Sojourner Truth: Do We Really Tell Us Today?

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Story time was always something to look forward to when going over to my grandparents house. Every time my younger brother and I visited my grandparents, we were in for a treat as my grandpa told us stories of his time during WW2, and even going back further to the Enlightenment Period, the crusades, explorations, etc. “I wonder what grandpa is going to tell us today.” Joshua, my younger brother said- anticipation embedded on his face. After a couple of minutes driving we reached our destination - a brightly yellow painted house, with a big front yard that houses so many family of flowers, and a flag pole with the flag of the United States proudly sailing in the air. Entering my grandparents house made my brother and I even more anxious,…show more content…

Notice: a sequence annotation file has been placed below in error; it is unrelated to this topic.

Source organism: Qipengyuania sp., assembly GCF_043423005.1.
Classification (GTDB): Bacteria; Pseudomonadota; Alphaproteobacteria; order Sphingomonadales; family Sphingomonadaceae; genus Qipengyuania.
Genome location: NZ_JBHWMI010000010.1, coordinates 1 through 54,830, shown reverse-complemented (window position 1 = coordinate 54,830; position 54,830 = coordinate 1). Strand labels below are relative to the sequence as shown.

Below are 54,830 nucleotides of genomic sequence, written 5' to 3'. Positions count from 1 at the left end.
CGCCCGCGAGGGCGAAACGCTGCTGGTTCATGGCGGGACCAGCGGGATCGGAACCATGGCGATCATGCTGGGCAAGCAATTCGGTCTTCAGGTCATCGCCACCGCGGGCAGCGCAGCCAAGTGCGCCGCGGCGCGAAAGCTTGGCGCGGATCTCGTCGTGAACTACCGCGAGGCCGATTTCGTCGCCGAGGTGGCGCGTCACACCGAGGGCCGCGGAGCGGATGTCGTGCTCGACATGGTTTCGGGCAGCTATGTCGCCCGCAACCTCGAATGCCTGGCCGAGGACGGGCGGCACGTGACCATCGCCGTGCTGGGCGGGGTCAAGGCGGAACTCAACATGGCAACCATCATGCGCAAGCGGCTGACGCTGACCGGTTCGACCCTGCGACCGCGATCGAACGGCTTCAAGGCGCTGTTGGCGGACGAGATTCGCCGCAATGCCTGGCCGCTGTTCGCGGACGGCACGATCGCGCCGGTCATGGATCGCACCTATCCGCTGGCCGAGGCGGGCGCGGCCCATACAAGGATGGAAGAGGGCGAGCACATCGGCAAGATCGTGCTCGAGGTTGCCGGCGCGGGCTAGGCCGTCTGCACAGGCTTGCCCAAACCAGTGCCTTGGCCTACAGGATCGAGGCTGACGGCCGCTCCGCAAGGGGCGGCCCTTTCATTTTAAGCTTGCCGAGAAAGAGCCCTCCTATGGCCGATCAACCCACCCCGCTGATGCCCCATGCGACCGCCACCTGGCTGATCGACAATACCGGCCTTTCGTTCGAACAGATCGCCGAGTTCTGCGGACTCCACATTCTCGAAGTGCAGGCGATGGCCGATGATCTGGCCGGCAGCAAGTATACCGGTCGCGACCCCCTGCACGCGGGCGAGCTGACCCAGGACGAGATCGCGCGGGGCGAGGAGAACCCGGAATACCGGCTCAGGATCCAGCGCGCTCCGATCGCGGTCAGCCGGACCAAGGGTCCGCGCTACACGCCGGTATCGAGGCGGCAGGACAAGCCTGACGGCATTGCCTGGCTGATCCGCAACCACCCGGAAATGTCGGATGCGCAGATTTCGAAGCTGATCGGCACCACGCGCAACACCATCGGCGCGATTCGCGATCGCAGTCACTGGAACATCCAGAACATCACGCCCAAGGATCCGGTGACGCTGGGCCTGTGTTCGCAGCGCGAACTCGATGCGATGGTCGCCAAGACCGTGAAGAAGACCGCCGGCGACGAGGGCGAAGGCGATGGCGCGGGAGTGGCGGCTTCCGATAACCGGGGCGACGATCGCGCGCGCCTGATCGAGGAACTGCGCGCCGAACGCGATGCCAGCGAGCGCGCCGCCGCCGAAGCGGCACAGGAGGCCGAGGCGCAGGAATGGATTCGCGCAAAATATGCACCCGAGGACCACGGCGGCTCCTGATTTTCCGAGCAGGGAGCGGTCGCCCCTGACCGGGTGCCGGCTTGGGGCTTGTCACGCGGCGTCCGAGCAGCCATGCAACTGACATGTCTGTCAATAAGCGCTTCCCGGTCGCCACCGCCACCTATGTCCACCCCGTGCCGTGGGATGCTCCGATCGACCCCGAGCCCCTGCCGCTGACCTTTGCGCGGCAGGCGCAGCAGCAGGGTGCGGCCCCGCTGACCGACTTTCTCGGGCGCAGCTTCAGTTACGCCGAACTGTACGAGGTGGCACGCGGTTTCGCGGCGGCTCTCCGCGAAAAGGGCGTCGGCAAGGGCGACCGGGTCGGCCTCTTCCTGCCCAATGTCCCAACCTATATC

“Yes, she was but she was something more.” My brother mentioned my grandpa to start the story, and then it began. “ Going way back, to 1797 in New York where Sojourner Truth was born. However unlike people today, she was born as a slave; a status that would tie her down. I’m sure you kids know lots about slavery and abolitionists, but Sojourner Truth was unlike any other. Not only was she an abolitionist, but a women’s rights activist. Being separated from her family starting at an early age, she moved around farm to farm until she resided on the property of John Dumont at West Park, New York. This would probably be the starting point of her legacy. It was there were she first learned english, and met her first love with a slave from a neighboring farm. However their love story did not end happily, as they were forbidden to marry. She later ended up marrying an older slave named Thomas. Together they had a son Peter, and two daughters named Elizabeth and Sophia. Feeling confined she escaped with her infant daughter Sophia, but soon came to know that her son had been illegally sold to a man in Alabama. She took this case to court and won, becoming the first black woman to win a case against a white

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